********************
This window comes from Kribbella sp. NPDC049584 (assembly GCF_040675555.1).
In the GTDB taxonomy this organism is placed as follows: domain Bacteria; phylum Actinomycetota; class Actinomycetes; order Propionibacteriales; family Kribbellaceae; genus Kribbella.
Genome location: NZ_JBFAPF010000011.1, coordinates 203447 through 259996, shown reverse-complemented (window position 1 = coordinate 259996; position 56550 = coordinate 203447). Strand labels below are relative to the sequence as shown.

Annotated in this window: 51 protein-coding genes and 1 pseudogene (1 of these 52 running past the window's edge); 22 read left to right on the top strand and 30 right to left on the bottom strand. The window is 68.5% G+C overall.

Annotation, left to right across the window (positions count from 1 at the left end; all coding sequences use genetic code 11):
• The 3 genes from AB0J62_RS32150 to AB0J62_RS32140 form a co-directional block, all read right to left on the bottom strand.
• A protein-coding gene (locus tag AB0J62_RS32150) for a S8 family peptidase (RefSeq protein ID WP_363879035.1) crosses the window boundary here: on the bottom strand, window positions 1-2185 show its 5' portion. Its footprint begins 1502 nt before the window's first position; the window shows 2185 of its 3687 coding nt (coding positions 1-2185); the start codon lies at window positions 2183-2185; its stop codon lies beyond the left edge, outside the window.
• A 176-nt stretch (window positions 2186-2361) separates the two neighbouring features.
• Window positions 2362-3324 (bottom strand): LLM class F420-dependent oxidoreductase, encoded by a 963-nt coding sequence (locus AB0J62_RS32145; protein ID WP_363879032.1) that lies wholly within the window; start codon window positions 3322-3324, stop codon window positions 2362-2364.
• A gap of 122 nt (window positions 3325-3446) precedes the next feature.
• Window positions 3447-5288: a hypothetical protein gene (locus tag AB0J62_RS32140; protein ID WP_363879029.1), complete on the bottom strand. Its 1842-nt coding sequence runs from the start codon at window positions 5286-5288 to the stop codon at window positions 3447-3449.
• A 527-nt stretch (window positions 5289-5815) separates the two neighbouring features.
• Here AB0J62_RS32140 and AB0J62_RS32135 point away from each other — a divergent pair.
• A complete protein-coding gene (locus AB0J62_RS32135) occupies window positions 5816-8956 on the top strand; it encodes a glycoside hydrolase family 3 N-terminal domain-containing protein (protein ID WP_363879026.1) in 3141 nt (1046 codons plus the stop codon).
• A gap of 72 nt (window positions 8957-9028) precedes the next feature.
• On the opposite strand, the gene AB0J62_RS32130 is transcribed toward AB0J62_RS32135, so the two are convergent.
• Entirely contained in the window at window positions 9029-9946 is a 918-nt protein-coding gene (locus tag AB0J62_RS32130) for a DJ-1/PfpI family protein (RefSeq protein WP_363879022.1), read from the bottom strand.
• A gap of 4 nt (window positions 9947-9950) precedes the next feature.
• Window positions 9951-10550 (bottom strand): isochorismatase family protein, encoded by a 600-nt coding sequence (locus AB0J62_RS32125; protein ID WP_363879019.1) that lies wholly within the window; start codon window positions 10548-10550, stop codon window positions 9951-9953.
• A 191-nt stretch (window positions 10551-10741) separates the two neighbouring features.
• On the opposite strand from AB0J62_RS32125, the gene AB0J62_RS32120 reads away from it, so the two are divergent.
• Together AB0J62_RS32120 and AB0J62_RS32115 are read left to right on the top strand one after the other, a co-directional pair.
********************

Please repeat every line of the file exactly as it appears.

This window comes from Kribbella sp. NPDC049584 (assembly GCF_040675555.1).
In the GTDB taxonomy this organism is placed as follows: domain Bacteria; phylum Actinomycetota; class Actinomycetes; order Propionibacteriales; family Kribbellaceae; genus Kribbella.
Genome location: NZ_JBFAPF010000011.1, coordinates 203447 through 259996, shown reverse-complemented (window position 1 = coordinate 259996; position 56550 = coordinate 203447). Strand labels below are relative to the sequence as shown.

Annotated in this window: 51 protein-coding genes and 1 pseudogene (1 of these 52 running past the window's edge); 22 read left to right on the top strand and 30 right to left on the bottom strand. The window is 68.5% G+C overall.

Annotation, left to right across the window (positions count from 1 at the left end; all coding sequences use genetic code 11):
• The 3 genes from AB0J62_RS32150 to AB0J62_RS32140 form a co-directional block, all read right to left on the bottom strand.
• A protein-coding gene (locus tag AB0J62_RS32150) for a S8 family peptidase (RefSeq protein ID WP_363879035.1) crosses the window boundary here: on the bottom strand, window positions 1-2185 show its 5' portion. Its footprint begins 1502 nt before the window's first position; the window shows 2185 of its 3687 coding nt (coding positions 1-2185); the start codon lies at window positions 2183-2185; its stop codon lies beyond the left edge, outside the window.
• A 176-nt stretch (window positions 2186-2361) separates the two neighbouring features.
• Window positions 2362-3324 (bottom strand): LLM class F420-dependent oxidoreductase, encoded by a 963-nt coding sequence (locus AB0J62_RS32145; protein ID WP_363879032.1) that lies wholly within the window; start codon window positions 3322-3324, stop codon window positions 2362-2364.
• A gap of 122 nt (window positions 3325-3446) precedes the next feature.
• Window positions 3447-5288: a hypothetical protein gene (locus tag AB0J62_RS32140; protein ID WP_363879029.1), complete on the bottom strand. Its 1842-nt coding sequence runs from the start codon at window positions 5286-5288 to the stop codon at window positions 3447-3449.
• A 527-nt stretch (window positions 5289-5815) separates the two neighbouring features.
• Here AB0J62_RS32140 and AB0J62_RS32135 point away from each other — a divergent pair.
• A complete protein-coding gene (locus AB0J62_RS32135) occupies window positions 5816-8956 on the top strand; it encodes a glycoside hydrolase family 3 N-terminal domain-containing protein (protein ID WP_363879026.1) in 3141 nt (1046 codons plus the stop codon).
• A gap of 72 nt (window positions 8957-9028) precedes the next feature.
• On the opposite strand, the gene AB0J62_RS32130 is transcribed toward AB0J62_RS32135, so the two are convergent.
• Entirely contained in the window at window positions 9029-9946 is a 918-nt protein-coding gene (locus tag AB0J62_RS32130) for a DJ-1/PfpI family protein (RefSeq protein WP_363879022.1), read from the bottom strand.
• A gap of 4 nt (window positions 9947-9950) precedes the next feature.
• Window positions 9951-10550 (bottom strand): isochorismatase family protein, encoded by a 600-nt coding sequence (locus AB0J62_RS32125; protein ID WP_363879019.1) that lies wholly within the window; start codon window positions 10548-10550, stop codon window positions 9951-9953.
• A 191-nt stretch (window positions 10551-10741) separates the two neighbouring features.
• On the opposite strand from AB0J62_RS32125, the gene AB0J62_RS32120 reads away from it, so the two are divergent.
• Together AB0J62_RS32120 and AB0J62_RS32115 are read left to right on the top strand one after the other, a co-directional pair.